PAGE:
My collocation of Auerbach and Lyotard helps strengthen the claim that a Universal History is, paradoxically, peculiarly devoid of historicity. In its homogeneity and implicit simultaneity, its time is oddly ‘empty’, emptied of events; and, in its ‘magnificent homogeneity’, its time is also extraordinarily anti-social or at least non-social, non-communal: it is a time that cannot be lived ‘together’ and is thus ‘non-contemporary’, anathema to any now-time or Jetztzeit. If the ultimate referent of the now is always the transcendental, be it God or a fictionalized transcendental subject, then the now as experienced by specific human agents is always entirely isolated from the temporal existence of all other human agents. Emmanuel Levinas indicates the contradiction implicit in this conception of temporality when he shows, in Le temps et l'autre, that ‘time is not something made by a singular and isolated subject … rather it is the very relation of a subject with others’.40
In what remains of this present chapter, I shall indicate, firstly, the contradictory philosophy of identity at work in the prevalent conception of homogeneous time; and, secondly, I shall advance the case for a different order of temporality, one that is capable of attending to the specificity of ‘the thing here’, and also to the possibilities of experience of ‘thisness’.
Time under arrest
Aesthetic modernism, by which I mean here that explosion of aesthetic experimentation across Europe from 1848 to 1939, infiltrating the United States at the turn of the century, advances a specifically new conception of the human subject of consciousness. As Virginia Woolf famously put it, ‘on or about December 1910 human character changed’.41 In some ways, the conception of this new subject is extremely optimistic, in the weak sense (the non-philosophical sense) of that term: the subject's individuality, considered as something pre-existing its historical construction or enactments, is seen as a bolster for the emergent modern democracy in which an individuated autonomy is the condition of social existence.42 Yet it is exactly such an autonomy which – in its deviation into the validation of individualism and of the priority of the subject over the objects of a supposedly exterior or externalized world – eradicates historicity (that exterior world) precisely at the moment when it appears most fully to be internalizing the movement of history itself.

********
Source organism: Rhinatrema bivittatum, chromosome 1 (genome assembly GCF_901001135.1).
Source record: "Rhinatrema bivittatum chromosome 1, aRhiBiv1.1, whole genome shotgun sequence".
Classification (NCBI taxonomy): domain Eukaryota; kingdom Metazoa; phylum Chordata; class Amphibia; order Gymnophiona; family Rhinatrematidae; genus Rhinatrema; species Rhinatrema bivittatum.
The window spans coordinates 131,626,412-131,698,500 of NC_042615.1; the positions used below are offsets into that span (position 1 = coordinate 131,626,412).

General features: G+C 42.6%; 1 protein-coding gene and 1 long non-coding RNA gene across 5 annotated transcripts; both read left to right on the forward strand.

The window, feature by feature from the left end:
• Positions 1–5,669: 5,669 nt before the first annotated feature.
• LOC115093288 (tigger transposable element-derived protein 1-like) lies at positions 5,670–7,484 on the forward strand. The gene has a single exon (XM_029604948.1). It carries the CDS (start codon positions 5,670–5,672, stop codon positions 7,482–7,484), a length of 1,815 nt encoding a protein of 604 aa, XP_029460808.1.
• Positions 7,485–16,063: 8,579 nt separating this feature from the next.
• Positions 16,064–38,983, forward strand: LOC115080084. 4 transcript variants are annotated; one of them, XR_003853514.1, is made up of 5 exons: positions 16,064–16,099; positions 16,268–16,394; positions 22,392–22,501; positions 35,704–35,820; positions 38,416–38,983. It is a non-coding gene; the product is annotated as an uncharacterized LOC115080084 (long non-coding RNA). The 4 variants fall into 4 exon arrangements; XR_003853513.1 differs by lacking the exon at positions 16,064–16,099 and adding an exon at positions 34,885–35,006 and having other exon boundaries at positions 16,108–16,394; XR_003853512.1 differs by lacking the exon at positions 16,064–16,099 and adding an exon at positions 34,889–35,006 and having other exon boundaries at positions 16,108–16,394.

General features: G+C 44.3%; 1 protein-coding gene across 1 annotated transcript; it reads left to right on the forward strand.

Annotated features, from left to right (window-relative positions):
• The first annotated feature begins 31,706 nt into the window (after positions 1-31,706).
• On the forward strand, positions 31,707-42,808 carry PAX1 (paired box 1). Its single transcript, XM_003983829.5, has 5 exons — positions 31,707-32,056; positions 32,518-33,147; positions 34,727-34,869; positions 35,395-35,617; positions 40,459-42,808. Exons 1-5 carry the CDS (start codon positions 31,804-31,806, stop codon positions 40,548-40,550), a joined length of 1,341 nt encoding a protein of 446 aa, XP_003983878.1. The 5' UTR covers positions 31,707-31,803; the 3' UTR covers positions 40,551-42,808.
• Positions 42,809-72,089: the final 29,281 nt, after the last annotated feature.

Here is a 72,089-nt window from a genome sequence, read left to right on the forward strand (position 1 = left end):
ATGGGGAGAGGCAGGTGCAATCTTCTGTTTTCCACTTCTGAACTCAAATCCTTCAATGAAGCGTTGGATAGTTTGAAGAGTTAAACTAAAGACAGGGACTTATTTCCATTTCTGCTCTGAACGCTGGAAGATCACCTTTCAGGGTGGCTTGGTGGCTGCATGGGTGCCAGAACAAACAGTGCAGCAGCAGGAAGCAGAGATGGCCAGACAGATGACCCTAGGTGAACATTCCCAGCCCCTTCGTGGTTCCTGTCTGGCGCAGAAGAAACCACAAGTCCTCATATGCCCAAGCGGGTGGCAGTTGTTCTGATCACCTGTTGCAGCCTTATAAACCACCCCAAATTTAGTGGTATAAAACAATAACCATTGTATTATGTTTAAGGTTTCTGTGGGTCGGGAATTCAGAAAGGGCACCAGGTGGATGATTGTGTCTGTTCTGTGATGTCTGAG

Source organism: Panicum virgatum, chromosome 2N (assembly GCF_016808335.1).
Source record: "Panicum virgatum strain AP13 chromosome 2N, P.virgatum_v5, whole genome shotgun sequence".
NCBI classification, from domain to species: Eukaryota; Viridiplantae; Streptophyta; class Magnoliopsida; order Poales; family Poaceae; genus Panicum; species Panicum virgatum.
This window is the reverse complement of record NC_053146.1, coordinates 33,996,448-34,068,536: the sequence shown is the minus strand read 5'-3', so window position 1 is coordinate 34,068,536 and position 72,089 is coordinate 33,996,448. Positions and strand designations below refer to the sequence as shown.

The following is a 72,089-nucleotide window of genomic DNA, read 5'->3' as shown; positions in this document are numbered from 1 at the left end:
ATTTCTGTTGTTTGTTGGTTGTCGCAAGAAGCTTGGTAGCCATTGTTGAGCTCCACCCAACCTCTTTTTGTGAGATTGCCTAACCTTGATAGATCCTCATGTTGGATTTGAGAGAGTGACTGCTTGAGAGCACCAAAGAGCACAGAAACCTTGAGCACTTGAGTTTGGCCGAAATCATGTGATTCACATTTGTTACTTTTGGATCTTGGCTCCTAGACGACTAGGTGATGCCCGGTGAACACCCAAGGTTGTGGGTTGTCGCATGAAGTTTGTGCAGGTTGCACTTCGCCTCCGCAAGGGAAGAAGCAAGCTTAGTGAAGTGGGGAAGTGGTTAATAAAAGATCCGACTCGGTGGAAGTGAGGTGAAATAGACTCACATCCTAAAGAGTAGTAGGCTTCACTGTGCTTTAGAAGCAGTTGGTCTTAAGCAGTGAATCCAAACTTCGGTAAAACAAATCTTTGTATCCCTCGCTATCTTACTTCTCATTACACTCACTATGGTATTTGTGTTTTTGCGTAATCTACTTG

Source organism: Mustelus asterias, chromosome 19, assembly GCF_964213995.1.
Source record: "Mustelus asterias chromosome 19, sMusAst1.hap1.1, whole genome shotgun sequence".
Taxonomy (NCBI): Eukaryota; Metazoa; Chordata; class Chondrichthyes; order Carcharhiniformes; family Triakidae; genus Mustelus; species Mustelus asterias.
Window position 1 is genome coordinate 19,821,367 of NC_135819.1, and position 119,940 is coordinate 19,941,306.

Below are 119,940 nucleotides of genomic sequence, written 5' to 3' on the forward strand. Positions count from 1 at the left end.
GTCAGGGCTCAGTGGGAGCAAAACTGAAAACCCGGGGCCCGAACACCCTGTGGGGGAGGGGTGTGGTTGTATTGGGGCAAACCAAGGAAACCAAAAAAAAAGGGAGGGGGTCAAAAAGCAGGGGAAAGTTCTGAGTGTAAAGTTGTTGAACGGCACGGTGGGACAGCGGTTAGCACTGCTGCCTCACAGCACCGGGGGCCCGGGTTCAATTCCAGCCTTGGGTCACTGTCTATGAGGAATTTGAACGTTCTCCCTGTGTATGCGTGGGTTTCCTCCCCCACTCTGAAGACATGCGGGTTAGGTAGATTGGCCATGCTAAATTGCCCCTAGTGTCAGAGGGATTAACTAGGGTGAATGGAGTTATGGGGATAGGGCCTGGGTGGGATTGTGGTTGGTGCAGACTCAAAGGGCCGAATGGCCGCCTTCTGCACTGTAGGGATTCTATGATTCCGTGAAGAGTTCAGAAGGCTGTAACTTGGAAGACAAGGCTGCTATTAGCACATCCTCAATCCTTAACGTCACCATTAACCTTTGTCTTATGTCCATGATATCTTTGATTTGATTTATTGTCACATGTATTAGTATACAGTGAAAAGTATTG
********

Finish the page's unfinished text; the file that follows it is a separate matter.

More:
Put more bluntly: the human subject is no longer seen in this as simply the victim of a history to which it is subjected, as an emergent bourgeois democracy claims the principle of subjective autonomy and the possibility of active intervention and determination of history by the individuated subject of consciousness. ‘I’ am/is free precisely to the extent that I am ‘I’, or, axiomatically, the modern subject is free to shape and determine its own history. Yet this, while seeming to offer the subject the possibility of internalizing the movement of history (and thus controlling it, subduing it to the identity of the self), does so at the cost of that very heterogeneity which is of the essence of historical change. Instead of history as event (in the Lyotardian sense of the event as the non-predetermined), we have history as narrative, in which the identification of the subject of the narrative is of paramount importance and in which such an identification makes the subject omniscient, transcendent and therefore expelled from the movement of history itself: in short, the subject as Descartes, so to speak. Modernism, in this Cartesian mode and manner, claims and denies history simultaneously: it generates the ‘scandal’ or threat of human diversity in order to forestall the possibilities of genuine, fundamental historical change or in order to forestall events.